trail running in London’s longest linear nature reserve

I’ve been sticking to running the roads of London (with a few parks thrown in) for the following reasons:

Excuse #1 – I didn’t know of any good trails.

I had heard rumours of an amazing trail that started at Finsbury Park (a mile from our flat) and followed a disused railway along a ridge for 7k up to Alexandra Palace.  This trail achieved myth status when I actually saw Finsbury park with my own eyes and could not believe there was a woodlands anywhere near it. 

Solution #1 – Trust the map and just find the darn trail. 

Excuse #2 – I needed daylight

Running alone in the dark as a woman isn’t the safest thing even along busy, well-lit streets.  I wasn’t about to go for a jog in a dark, unknown forest alone. (Even with my SafeGirl personal alarm – thanks Boutique Sport!)  The winters in London are dark, and my weekends are busy. Finding some daylight hours to test out the trail was near impossible.

Solution #2 – My office closes from December 21 – January 2 and since we’re not going anywhere for the holidays I suddenly have a lot of daylight hours that will not be spent at a desk in an office buildling.

Excuse #3 – I didn’t have trail shoes

As far as excuses go, this isn’t a good one. I know I could have ran a trail easily in one of my 3 pairs of running shoes, and short of some mud stains, nothing would be much different.  

Solution #3 – Have trail shoes magically show up on my doorstep one Monday evening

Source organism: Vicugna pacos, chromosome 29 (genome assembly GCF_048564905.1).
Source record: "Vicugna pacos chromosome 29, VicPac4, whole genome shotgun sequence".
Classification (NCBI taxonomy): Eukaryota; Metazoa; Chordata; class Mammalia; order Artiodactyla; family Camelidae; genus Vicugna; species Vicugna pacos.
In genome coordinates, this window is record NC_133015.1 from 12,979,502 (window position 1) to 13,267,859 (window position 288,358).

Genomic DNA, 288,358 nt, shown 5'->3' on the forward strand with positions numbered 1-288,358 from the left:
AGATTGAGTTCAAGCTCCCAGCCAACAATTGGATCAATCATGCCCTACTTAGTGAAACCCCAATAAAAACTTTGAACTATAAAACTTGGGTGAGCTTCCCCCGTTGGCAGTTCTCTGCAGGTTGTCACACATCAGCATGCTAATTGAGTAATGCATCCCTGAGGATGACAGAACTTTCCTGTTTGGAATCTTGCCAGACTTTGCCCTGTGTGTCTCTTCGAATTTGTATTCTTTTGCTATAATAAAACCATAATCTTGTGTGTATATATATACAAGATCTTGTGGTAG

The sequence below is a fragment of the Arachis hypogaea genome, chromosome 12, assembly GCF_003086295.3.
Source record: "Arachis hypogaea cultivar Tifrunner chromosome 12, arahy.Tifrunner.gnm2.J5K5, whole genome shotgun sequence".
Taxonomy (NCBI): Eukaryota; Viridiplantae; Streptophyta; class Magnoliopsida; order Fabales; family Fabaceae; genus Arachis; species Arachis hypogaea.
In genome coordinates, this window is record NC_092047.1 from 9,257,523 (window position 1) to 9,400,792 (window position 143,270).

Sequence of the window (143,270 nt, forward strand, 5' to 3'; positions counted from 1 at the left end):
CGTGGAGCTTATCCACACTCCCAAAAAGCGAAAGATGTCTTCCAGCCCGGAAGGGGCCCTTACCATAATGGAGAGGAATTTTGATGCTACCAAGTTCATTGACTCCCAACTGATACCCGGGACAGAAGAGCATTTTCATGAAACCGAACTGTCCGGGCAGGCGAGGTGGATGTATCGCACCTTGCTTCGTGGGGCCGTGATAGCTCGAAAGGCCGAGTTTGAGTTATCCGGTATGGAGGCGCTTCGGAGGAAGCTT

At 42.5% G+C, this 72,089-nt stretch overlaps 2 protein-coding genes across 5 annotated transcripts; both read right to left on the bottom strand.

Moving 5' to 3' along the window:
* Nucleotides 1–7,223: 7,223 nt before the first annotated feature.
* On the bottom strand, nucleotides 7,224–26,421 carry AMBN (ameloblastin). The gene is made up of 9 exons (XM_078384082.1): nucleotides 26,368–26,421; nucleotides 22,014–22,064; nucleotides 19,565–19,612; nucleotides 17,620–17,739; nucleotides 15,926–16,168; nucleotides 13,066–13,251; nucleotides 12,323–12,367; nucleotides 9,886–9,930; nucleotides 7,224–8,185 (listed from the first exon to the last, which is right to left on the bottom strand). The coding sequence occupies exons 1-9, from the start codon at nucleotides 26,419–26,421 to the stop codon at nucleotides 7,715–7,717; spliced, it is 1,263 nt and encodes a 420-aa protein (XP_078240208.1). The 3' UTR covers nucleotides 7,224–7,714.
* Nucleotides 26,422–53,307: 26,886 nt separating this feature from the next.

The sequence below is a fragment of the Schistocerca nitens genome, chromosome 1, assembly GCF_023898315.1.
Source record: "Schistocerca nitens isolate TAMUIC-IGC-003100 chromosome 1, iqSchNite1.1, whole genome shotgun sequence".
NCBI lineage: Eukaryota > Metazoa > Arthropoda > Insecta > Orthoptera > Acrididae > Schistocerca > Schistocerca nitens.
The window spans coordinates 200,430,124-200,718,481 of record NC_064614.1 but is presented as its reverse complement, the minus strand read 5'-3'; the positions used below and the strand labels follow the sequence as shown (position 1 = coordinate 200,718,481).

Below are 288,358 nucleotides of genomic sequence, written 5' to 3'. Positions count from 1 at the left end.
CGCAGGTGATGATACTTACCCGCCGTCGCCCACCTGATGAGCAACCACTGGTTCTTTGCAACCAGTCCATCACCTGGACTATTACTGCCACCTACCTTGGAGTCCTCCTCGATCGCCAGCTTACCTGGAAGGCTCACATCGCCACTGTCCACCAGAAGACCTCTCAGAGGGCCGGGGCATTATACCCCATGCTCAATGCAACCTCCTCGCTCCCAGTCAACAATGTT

I saw that the Brooks Running had some samples left from their Pure Project tour to still give away (why interacting with brands on Twitter is awesome) and low and behold, they sent me a pair of their Women’s PureGrit! They’re so orange!

No more excuses TIME TO RUN.

My first impression of the PureGrit shoes were how tight they fit. They’re technically minimalist shoes so they hug your foot much more than my normal road stability shoes.  Since I have size narrow 5.5 feet (same size as Kate Middleton if you’ve forgot) it’s rare running shoes fit me this well.

My second impression was how hard it was to stand up on London side walks in them. They have psuedo-spikes on the bottom and since it’s about a mile and a half to get to the park/trail, I slipped and slid down the big hill to Finsbury Park. Much to the delight of the Halal butchers unloading goat carcases.

I made it in one piece to Finsbury Park and ran straight to the muddy grass. You can see what a beautiful day it was in London. 

The Parkland Trail was easy to find and filled with people walking their dogs. It made me super envious and more determined than ever to find a running dog to rent on Saturdays. Check out this French Bulldog kicking it in the mud.

The trail is really cool as it’s an old railway that was almost completely built before WWII, but after the war was abandoned. There are old platforms still there like this old Crouch End Hill station.

The shoes were so great on this trail. It was mostly muddy, but lots of pebbly parts and the shoes gripped the ground in all conditions. Plus going through a lot of puddles my feet weren’t annoyingly soggy for the whole run. My hairband didn’t last as it flew off into a puddle, so was relegated to my leg for the rest of the run.

All in all it was a (very slow – taking pictures and running isn’t my forte) wonderful 10k run and possibly my favourite run of 2012. 

I’m 10km away from completing the #80milemonth for December and am on the verge of signing up for a Spring half marathon, so hopefully there will be more trail runs like this in my future.


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